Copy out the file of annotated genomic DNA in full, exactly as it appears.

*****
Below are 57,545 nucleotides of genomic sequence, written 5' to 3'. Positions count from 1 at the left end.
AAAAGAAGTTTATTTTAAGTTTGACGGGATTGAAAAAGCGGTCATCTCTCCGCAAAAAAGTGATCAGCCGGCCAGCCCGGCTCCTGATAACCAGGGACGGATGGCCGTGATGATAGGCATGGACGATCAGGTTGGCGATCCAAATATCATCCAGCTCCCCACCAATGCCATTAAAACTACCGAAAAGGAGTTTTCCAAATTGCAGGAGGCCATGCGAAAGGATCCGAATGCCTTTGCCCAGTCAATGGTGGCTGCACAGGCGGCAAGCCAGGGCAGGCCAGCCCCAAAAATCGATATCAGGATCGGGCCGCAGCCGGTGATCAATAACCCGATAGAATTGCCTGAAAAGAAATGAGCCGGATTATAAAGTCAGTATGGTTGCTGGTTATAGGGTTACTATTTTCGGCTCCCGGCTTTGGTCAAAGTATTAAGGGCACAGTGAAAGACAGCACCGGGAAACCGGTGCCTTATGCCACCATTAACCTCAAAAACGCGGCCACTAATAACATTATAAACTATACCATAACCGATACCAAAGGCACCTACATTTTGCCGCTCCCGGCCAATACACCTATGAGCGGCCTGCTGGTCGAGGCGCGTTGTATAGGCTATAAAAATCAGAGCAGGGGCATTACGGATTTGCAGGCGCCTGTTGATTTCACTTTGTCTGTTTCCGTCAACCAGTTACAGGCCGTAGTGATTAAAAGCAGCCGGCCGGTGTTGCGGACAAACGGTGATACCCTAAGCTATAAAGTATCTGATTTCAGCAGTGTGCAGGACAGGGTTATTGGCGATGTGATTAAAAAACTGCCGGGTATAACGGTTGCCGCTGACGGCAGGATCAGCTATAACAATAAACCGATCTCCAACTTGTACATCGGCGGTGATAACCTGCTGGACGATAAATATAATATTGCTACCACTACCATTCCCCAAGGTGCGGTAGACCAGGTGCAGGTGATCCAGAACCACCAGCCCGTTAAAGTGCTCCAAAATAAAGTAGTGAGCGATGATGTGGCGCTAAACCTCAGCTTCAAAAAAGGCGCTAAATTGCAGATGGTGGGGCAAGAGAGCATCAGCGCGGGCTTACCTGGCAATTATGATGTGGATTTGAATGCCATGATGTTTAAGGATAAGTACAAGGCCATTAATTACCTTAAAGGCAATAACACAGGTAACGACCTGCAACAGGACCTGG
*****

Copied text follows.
Below are 57,545 nucleotides of genomic sequence, written 5' to 3'. Positions count from 1 at the left end.
AAAAGAAGTTTATTTTAAGTTTGACGGGATTGAAAAAGCGGTCATCTCTCCGCAAAAAAGTGATCAGCCGGCCAGCCCGGCTCCTGATAACCAGGGACGGATGGCCGTGATGATAGGCATGGACGATCAGGTTGGCGATCCAAATATCATCCAGCTCCCCACCAATGCCATTAAAACTACCGAAAAGGAGTTTTCCAAATTGCAGGAGGCCATGCGAAAGGATCCGAATGCCTTTGCCCAGTCAATGGTGGCTGCACAGGCGGCAAGCCAGGGCAGGCCAGCCCCAAAAATCGATATCAGGATCGGGCCGCAGCCGGTGATCAATAACCCGATAGAATTGCCTGAAAAGAAATGAGCCGGATTATAAAGTCAGTATGGTTGCTGGTTATAGGGTTACTATTTTCGGCTCCCGGCTTTGGTCAAAGTATTAAGGGCACAGTGAAAGACAGCACCGGGAAACCGGTGCCTTATGCCACCATTAACCTCAAAAACGCGGCCACTAATAACATTATAAACTATACCATAACCGATACCAAAGGCACCTACATTTTGCCGCTCCCGGCCAATACACCTATGAGCGGCCTGCTGGTCGAGGCGCGTTGTATAGGCTATAAAAATCAGAGCAGGGGCATTACGGATTTGCAGGCGCCTGTTGATTTCACTTTGTCTGTTTCCGTCAACCAGTTACAGGCCGTAGTGATTAAAAGCAGCCGGCCGGTGTTGCGGACAAACGGTGATACCCTAAGCTATAAAGTATCTGATTTCAGCAGTGTGCAGGACAGGGTTATTGGCGATGTGATTAAAAAACTGCCGGGTATAACGGTTGCCGCTGACGGCAGGATCAGCTATAACAATAAACCGATCTCCAACTTGTACATCGGCGGTGATAACCTGCTGGACGATAAATATAATATTGCTACCACTACCATTCCCCAAGGTGCGGTAGACCAGGTGCAGGTGATCCAGAACCACCAGCCCGTTAAAGTGCTCCAAAATAAAGTAGTGAGCGATGATGTGGCGCTAAACCTCAGCTTCAAAAAAGGCGCTAAATTGCAGATGGTGGGGCAAGAGAGCATCAGCGCGGGCTTACCTGGCAATTATGATGTGGATTTGAATGCCATGATGTTTAAGGATAAGTACAAGGCCATTAATTACCTTAAAGGCAATAACACAGGTAACGACCTGCAACAGGACCTGG